Q&A: Quotations versus Dialogue

Q: I have literally hundreds of quotes in my autobiography, and after reading your post about them, I’m really confused. Most of what I’m writing about is not quoting a known source like Mark Twain. Rather, it’s in the form of he said, “blah, blah, blah” when I’m relating a story or incident. I don’t …

Em Dashes in Dialogue

Last time, we looked at using ellipses in your dialogue. Up next: em dashes. ☐ Punctuation such as em dashes and ellipses are used correctly. The em dash—it looks like this—is used to indicate a break of thought or speech. It can be used parenthetically, as in the previous sentence, or singly, for example if …

Using Ellipses in Dialogue

Punctuation is hard to master in everyday writing. Fiction adds a layer of complexity because of the different way dialogue is punctuated. As if commas weren’t hard enough to wrangle on their own, dialogue puts a special twist on a couple of marks that don’t otherwise see a lot of use. ☐ Punctuation such as …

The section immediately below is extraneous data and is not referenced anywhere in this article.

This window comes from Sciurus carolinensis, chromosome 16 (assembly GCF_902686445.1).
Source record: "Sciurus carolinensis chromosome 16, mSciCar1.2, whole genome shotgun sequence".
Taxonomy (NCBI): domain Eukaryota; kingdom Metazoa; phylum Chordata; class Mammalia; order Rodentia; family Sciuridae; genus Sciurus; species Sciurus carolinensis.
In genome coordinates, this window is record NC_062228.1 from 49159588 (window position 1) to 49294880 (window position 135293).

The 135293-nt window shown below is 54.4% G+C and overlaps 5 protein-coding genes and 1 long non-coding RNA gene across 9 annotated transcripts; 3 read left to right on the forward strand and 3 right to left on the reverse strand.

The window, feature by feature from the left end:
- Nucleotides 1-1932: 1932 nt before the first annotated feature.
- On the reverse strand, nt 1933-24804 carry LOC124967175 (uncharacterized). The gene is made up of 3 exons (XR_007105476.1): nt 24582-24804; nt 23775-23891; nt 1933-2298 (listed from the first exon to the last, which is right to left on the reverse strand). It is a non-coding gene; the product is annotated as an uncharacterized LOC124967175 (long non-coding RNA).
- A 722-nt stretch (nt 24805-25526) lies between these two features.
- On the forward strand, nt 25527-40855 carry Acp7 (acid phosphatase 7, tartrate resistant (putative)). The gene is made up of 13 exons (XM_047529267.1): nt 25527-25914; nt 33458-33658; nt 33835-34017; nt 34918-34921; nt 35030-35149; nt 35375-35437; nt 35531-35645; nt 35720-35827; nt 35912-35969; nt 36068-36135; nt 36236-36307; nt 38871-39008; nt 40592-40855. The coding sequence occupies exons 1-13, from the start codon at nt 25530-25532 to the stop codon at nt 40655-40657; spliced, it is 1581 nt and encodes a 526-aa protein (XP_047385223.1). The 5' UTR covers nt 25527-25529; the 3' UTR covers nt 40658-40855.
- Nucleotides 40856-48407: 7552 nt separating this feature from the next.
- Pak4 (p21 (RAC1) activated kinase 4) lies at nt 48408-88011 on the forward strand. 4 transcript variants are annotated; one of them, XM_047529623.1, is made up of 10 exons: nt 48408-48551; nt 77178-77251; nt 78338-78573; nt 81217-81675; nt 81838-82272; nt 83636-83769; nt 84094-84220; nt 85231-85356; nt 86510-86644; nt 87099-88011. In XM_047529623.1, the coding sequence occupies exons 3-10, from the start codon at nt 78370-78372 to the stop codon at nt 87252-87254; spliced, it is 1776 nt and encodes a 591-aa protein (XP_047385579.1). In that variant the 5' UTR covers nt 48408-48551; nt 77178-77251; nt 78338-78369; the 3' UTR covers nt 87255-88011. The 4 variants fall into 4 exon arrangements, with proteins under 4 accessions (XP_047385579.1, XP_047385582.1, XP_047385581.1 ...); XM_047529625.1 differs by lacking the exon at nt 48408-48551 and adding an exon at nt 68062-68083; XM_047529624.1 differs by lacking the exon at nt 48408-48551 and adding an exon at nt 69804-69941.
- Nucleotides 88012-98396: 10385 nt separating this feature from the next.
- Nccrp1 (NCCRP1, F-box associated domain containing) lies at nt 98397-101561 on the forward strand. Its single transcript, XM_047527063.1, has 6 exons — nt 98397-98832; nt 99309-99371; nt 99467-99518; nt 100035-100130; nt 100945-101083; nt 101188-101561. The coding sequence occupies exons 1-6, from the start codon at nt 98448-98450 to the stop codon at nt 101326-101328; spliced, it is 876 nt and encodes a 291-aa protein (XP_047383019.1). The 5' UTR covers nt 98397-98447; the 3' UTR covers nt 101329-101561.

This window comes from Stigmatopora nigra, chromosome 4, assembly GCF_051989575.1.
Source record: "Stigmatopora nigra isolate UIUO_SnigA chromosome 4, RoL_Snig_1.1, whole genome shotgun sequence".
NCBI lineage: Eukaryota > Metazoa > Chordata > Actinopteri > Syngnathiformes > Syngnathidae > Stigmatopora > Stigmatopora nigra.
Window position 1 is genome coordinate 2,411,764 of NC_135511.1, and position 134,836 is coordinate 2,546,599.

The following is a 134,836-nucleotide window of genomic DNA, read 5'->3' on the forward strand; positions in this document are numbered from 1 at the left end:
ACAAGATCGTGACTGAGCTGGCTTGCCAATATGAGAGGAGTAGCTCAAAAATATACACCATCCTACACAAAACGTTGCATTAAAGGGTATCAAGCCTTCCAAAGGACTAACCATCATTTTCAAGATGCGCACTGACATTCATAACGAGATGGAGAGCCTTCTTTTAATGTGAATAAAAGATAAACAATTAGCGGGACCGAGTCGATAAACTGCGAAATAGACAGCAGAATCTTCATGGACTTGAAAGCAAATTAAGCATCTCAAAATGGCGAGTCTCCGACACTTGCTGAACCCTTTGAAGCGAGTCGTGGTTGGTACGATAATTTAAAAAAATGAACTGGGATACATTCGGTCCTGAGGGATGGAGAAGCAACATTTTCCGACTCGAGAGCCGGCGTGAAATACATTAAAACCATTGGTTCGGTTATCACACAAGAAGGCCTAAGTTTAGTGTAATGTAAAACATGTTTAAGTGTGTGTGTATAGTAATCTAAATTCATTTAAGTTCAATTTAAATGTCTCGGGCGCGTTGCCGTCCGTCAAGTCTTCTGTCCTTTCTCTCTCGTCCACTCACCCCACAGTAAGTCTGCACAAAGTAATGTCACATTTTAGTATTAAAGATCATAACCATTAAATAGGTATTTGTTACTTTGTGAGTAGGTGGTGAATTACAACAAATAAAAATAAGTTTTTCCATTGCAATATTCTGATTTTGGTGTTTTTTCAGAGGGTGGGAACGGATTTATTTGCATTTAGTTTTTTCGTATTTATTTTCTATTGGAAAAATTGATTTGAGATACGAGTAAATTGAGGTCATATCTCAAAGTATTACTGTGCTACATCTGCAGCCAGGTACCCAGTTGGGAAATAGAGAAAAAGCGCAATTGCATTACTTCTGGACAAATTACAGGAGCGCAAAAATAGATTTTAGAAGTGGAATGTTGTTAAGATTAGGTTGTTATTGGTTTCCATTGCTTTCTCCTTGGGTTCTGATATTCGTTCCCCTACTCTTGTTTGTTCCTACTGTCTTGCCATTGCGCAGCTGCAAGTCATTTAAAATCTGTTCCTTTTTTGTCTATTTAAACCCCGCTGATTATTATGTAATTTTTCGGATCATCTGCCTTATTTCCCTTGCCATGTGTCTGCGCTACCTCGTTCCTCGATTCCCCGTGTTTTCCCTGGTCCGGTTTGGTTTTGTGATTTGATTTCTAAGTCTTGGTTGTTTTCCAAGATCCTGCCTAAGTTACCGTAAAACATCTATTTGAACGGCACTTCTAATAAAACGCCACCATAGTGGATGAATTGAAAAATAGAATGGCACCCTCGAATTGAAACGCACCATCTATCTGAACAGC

Use dialogue tags wisely

Dialogue tags seem simple, but in practice they are a complex element that many new writers fail to appreciate. One characteristic that distinguishes great writing from good writing is the efficient and elegant use of dialogue tags. ☐ Dialogue tags convey meaningful information, such as action beats. One of the first things writers learn is …

Characters speak like real people

New writers’ manuscripts are often marked by unrealistic dialogue. Many things can go wrong in characters’ speech, but this is one of the biggest. If the characters’ conversations sound fake, readers will drop out quickly. ☐ Conversations are natural and realistic. When I say natural, I refer partly to the idea, mentioned last week, that …

Simplify dialogue tags

The way writers tag dialog is often evidence of how experienced they are. New writers frequently make dialog tags more complicated than they need to me. The classic example is the flagrant use of “said bookisms,” those awkward constructions reminiscent of Tom Swift. “I love Old Faithful,” she gushed. Such constructions are usually misguided attempts …

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